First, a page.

Sunday, December 29, 2013

Thursday, December 26, 2013

Monday, December 23, 2013

Friday, December 20, 2013

Saturday, November 30, 2013

Saturday, November 23, 2013

Thursday, November 21, 2013


one of the last men still alive who knew Jack Ruby personally, knew him both before and after he killed Oswald, visited him in his Dallas jail cell for months, and testified at his trial. His name is Hillel Silverman. He was Jack Ruby’s rabbi. Today he lives in San Diego.

Stories this video appears in

Faithful to the Warren Report

According to his rabbi, Jack Ruby was visited in jail after the shooting of Oswald by Joe Campisi, an Italian restaurant owner.

Friday, October 25, 2013

Tuesday, October 8, 2013

Wednesday, August 21, 2013

Sunday, August 11, 2013

Tuesday, August 6, 2013

Sunday, July 28, 2013

Saturday, July 20, 2013


Your gift will help homeless and hurting men,
women and children as well as entire families just like ours.

Sunday, July 14, 2013

Tuesday, June 11, 2013

Beautiful Florence by Walks of Italy

Published on May 1, 2013
Experience Florence, the Renaissance jewel, through the expert eyes of Walks of Italy. Meet local Florentines, taste local flavors, and be inspired by some of the greatest art in the western world. Come visit beautiful Florence, and #takewalks with us!

Tuesday, June 4, 2013

Thursday, May 23, 2013

The San Gennaro Feast San Diego, CA

The Annual San Gennaro Feast is a yearly festival held in honor of the Saint Gennaro. The festival features a wide variety of ethnic food vendors, live national acts hourly on the main stage, a amusement rides and game fun for the whole family. The festival, held in Las Vegas, is one of the most popular festivals for locals and visitors from all over the world. Each festival expects to out-do the last, so don't miss out on the best Italian Heritage Celebration this side of Naples!

Who is San Gennaro?

San Gennaro never made headlines during his lifetime.

Very little is known about him except that he was bishop of Benevento, Italy, and died a martyr in 305 A.D., during the persecution spearheaded by Emperor Diocletian.

Actually, the zealous prelate seems to have signed his own death warrant when he risked the wrath of local pagan officials by visiting the deacons Sosso and Proculo and the laymen Eutichete and Acuzio in jail. The warden observed this stranger trying to comfort the Christian prisoners naturally concluded that he must be Christian. Therefore, he too must be shut up behind bars.

Shortly afterwards the proconsul Timothey had Gennaro arrested and clapped into jail. Subsequently he underwent various forms of torture, without wavering in his resolution to remain loyal to Christ.

The proconsul's agents then had the generous confessor of the faith thrown headlong into a furnace, fully convinced that the flames would reduce him to ashes. By the grace of God he came through unscathed. Furious, the agents gave themselves no rest until their victim had been sentenced to be beheaded.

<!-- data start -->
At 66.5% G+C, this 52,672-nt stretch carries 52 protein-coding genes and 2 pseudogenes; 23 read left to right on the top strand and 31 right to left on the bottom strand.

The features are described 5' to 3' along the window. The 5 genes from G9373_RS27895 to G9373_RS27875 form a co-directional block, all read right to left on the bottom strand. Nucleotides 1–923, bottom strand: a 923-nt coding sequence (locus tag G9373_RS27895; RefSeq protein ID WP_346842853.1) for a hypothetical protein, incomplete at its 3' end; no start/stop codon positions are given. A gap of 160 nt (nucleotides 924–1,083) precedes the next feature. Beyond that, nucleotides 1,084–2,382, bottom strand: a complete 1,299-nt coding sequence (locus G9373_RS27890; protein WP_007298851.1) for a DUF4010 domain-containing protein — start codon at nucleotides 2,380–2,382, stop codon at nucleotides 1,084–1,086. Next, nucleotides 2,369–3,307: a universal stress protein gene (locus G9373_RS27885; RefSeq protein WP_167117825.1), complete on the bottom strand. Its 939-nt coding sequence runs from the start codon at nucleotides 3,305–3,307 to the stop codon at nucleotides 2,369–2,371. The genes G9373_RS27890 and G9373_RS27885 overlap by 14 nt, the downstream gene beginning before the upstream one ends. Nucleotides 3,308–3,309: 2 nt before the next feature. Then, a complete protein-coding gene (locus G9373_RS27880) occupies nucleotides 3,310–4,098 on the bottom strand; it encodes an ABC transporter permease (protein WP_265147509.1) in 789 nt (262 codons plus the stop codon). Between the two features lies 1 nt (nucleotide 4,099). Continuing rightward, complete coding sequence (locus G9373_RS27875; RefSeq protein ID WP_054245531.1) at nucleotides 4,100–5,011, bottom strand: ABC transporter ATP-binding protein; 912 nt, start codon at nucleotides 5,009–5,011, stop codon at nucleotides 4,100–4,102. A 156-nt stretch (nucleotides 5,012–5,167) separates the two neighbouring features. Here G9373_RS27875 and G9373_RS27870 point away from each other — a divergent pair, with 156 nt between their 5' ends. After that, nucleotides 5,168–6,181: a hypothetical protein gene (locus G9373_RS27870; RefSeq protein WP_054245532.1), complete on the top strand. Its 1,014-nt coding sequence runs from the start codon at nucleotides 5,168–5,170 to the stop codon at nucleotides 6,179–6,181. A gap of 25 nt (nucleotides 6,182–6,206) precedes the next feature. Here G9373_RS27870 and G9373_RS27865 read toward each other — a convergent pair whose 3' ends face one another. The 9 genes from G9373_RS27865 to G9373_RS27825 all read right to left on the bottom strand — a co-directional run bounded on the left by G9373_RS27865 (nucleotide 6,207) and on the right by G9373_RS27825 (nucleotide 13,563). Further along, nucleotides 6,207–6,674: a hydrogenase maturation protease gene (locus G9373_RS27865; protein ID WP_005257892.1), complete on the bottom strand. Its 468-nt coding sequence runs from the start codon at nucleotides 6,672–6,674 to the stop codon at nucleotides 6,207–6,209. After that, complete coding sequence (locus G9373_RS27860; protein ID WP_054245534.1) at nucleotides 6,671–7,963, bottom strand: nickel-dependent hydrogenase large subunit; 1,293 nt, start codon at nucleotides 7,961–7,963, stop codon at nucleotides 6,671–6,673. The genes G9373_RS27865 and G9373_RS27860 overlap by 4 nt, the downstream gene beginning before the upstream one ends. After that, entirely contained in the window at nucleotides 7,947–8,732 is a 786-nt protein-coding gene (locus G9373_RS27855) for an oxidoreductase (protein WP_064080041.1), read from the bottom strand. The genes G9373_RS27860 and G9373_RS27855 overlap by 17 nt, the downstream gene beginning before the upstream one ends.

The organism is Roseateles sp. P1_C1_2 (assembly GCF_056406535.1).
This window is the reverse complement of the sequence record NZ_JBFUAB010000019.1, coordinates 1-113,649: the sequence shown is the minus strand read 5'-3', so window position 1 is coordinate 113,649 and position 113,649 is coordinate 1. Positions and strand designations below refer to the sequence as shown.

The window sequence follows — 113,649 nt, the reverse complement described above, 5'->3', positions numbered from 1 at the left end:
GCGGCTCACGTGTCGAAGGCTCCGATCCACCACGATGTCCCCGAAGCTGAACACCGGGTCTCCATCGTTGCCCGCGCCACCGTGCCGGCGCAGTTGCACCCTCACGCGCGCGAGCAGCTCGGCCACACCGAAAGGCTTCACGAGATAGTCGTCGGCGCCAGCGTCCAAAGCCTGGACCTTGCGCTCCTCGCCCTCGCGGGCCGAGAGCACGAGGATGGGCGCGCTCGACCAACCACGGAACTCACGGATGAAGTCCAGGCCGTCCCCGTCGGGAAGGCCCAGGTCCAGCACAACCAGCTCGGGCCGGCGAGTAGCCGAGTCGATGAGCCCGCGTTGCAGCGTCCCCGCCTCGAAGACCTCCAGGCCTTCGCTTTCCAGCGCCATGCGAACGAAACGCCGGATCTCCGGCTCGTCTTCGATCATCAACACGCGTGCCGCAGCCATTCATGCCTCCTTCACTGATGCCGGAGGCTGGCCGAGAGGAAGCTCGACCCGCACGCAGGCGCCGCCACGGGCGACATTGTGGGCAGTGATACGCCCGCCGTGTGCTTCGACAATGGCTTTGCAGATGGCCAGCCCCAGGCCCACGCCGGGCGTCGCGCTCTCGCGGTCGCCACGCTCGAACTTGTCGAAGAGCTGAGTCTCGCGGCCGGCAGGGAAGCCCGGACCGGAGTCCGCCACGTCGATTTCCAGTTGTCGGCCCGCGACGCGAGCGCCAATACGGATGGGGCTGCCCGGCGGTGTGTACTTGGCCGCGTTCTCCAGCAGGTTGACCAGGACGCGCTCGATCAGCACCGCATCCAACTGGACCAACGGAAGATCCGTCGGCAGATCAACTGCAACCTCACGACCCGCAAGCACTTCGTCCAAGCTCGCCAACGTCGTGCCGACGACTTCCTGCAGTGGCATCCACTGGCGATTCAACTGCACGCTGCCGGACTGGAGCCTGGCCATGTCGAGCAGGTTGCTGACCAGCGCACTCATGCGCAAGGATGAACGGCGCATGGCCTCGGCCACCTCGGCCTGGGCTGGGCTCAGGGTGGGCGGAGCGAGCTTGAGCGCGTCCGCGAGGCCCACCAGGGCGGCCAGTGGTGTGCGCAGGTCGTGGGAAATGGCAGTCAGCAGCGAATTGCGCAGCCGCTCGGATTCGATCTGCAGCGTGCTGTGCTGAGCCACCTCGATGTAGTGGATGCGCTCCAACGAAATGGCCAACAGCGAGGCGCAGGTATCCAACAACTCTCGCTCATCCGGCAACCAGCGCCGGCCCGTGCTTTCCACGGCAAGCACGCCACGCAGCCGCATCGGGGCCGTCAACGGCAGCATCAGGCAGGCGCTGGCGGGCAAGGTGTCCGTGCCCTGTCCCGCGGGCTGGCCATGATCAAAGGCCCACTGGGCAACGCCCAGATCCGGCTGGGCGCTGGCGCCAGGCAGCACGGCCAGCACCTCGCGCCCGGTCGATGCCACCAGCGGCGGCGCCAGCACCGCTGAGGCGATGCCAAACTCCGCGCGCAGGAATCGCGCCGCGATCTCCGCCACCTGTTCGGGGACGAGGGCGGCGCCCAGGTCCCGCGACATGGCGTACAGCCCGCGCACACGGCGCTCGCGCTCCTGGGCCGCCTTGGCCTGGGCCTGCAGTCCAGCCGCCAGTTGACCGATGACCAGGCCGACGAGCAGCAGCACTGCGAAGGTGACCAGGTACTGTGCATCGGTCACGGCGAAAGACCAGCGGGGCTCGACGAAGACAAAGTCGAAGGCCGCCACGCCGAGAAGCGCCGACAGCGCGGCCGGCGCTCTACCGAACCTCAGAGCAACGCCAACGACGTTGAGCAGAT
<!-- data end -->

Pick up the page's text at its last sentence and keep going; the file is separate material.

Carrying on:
Gennaro, who had refused to bow his head in cowardly fashion at the pagan leader's bidding, surrendered it to the steel's deathblow. His companions shared a similar fate.

The bishop's body, and severed head, still dripping blood, were gathered up by an old man who wrapped them reverently in a cloth. A good woman of Naples dried up the blood with a sponge and filled a phial with the precious red liquid. The body of San Gennaro is preserved in Naples, where he is honored as the city's principle patron.

The Miracle of the Blood

You who are reading this may have heard about it. You like thousands of believers and unbelievers alike, may have asked certain bewildering questions: How can this happen? Is there a genuine miracle of divine power involved? Or can it be explained through natural causes.

The blood of San Gennaro is contained in two glass phials of different shapes and sizes. Both phials are perfectly sealed and are enclosed in a metal case which permits them to be exposed to view. The blood in the larger phial reaches about the halfway mark; in the smaller container only a few drops are seen adhering to the bottom.

And the prodigy? This martyr's blood, which is normally solidified and of a dark color, occasionally becomes liquid and reddish, sometimes frothing, bubbling up, and increasing in volume. This usually occurs twice a year: on the first Sunday in May, the feast of the transfer of the saint's relics; also on September 19, the anniversary of his martyrdom.

This miracle of the blood; as it is popularly called, has naturally sparked no end of heated discussion and controversy. Various explanations involving the interplay of certain forces and factors have been brought forward over the years be earnest students of the phenomenon. So far, no one has come up with any clue that satisfies the general public. No one knows for sure how this liquefaction takes place at certain precise times.

Tradition has it that the prodigy happened for the first time about four decades after Gennaro's controversial death, when the relics were being removed from the catacombs of Naples. Accompanying the cortege that memorable day was Eusebia, the woman who originally gathered the martyred bishop's blood and who now carried the dark solidified mass, became a vivid, life like red liquid.